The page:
A critical point in brand development is always translating brand strategy into relevant, engaging messaging that accurately represents a B2B brand personality.
To ensure messaging is conveyed well, it is important to leverage good thinking done in the strategy development and logically apply it to each defined audience. Throughout this process the components of the strategy, such as the positioning statement and personality attributes, act as filters to ensure messages are tailored, yet remain representative of the brand.
Here is a basic process for translating strategy into messaging:
Establish “The Who?”
It is important to begin with a fundamental understanding of a company’s target audiences, internally and externally. A team should define what drives / motivates each audience category. Consideration can include communication channels, specific pain points, brand delivery, and the positioning of specific products or services.
A recent example I can cite is a client in the business analytics category. The brand is making a fundamental shift, primarily targeting decision makers like CIOs or VPs in information management – those more tied into the business strategy – and needs to deliver a message that illustrates how analytics can be used to leverage the customer’s data as a business asset. Previously resources were targeted toward technical audiences who were more concerned with how to integrate software and technology solutions. Now this company must DO WHAT?
An example to follow, perhaps: IBM recently launched its new “Made by IBM” campaign during the Masters golf tournament, much watched by C-suite executives. IBM chose to focus its efforts on 40 to 50 unique TV spots during the four-day event. Rather than running a few ads over and over again, IBM reached and engaged its audience with a series of relevant ads during an event important to its audience.
Define “The What?”
Having established an audience, a relevant message can be tailored to them. For each audience we review the foundational pillars of the brand. These pillars represent what is compelling, authentic, and differentiating about the brand; for example Service, Innovation, or Insights. Depending on the audience, and purpose of the communication one brand pillar may be emphasized more than others. This step basically serves the function of prioritizing the focus of the message to each audience; what do we need to tell them?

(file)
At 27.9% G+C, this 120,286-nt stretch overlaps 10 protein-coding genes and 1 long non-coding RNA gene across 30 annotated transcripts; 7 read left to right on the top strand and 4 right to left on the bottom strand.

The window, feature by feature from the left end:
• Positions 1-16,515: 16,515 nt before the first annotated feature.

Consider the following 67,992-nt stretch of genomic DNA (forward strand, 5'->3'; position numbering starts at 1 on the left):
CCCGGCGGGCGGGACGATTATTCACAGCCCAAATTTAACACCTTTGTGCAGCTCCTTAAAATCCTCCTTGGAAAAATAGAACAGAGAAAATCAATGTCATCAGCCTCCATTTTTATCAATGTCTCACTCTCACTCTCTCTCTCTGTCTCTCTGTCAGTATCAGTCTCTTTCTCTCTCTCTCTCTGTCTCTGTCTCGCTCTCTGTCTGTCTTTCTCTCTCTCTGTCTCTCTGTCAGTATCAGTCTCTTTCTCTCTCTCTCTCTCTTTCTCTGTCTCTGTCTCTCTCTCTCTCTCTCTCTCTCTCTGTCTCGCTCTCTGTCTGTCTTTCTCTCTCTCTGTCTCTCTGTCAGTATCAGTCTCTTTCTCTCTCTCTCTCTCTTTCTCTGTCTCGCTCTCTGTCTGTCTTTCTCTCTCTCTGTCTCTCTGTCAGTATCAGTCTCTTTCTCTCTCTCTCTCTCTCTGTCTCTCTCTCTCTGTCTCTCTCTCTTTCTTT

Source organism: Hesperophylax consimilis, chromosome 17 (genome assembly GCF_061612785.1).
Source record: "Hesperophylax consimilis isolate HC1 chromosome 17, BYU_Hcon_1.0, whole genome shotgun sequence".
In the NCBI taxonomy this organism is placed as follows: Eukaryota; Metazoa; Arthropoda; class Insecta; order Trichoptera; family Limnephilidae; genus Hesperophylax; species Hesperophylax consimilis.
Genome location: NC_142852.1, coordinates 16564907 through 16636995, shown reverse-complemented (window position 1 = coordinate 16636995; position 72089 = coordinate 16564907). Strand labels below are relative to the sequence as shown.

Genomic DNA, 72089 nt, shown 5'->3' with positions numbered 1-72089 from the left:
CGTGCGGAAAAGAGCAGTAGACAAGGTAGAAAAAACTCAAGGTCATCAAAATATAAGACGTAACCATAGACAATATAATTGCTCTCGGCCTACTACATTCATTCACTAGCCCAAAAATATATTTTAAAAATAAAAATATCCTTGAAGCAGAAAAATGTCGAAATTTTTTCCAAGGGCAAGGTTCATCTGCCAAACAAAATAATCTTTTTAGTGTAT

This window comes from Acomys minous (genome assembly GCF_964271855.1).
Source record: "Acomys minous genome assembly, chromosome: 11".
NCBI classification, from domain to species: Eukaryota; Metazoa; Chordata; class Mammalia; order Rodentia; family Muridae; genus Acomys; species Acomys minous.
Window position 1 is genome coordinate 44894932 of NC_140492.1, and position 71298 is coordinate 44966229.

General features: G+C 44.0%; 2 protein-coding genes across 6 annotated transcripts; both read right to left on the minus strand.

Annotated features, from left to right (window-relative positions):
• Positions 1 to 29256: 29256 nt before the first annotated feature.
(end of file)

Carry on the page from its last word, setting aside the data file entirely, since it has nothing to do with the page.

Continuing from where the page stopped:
We’ve seen this step as a common challenge when working with service companies. With clients such as Hitachi Consulting, ZS Associates, and Ironside, it is often their people and inherent expertise that differentiates them. However, when everyone claims their people as the differentiator that then becomes an ante into the game for services companies. Therefore, we must dig deeper to define what it is these unique experts deliver for their clients that cannot be replicated elsewhere.
Harvard Business Review is a great example of a brand that delivers a relevant, customized message and content for each unique audience and topic. The publication, website, and all its associated content is an extension of the Harvard brand, delivering a message that continues to create equity.
Develop “The How”
Lastly, the brand’s personality attributes–such as “collaborative,” “modern,” “driven,” and “dependable”—should be applied to the message and guide the tone of the marketing. We also are mindful of our word choice to ensure language is consistent with what is used in the brand strategy, in particular the positioning statement. Consistency is critical in all facets of brand communication; similar to using the same logo and color palette in design, we use the same language and style to create recognition with our target audiences.
Often this step can get out-of-hand, resulting in verbose, jargon-riddled copy that ends up sounding generic to the sea of competitors saying the same things. So how can this be prevented? By leveraging the foundational components that make up a brand strategy. The most critical step in writing on-brand messaging is to not forget the work that has been done. That may seem obvious, but often, writers can have their own sense of style and lose track of the foundational direction, tone of voice, and key talking points that represent and distinguish the brand.
We often run into this issue when developing copy for a new / redesigned website. The “About us” is where we must introduce the brand effectively, delivering a differentiating message. From there the site can continue to dive deeper into specific areas that differentiate the brand and provide supporting points that prove its credulity.
Taking a step back, it’s easy to ask who’s responsible for making this happen. The answer? It depends. It depends on the structure of the company, department, relationship with an agency, etc. It’s likely to be a shared responsibility. Those setting and defining the strategy need to be involved to ensure translation is accurate. Those target audiences need to be involved to ensure the strategy is appropriately applied to each group. Copywriters obviously need to be involved, but need to have an in-depth understanding of the strategy, the audiences, and the channel for which they are writing.
Good copywriting requires understanding and using the brand strategy as a foundation for creating accurate and effective brand messaging. As Michael Wolff, founding partner of Wolff Olins, once said: “Bad writing is not just bad writing, it is bad thinking expressed in words.”
Bad thinking shouldn’t derail sound brand strategy.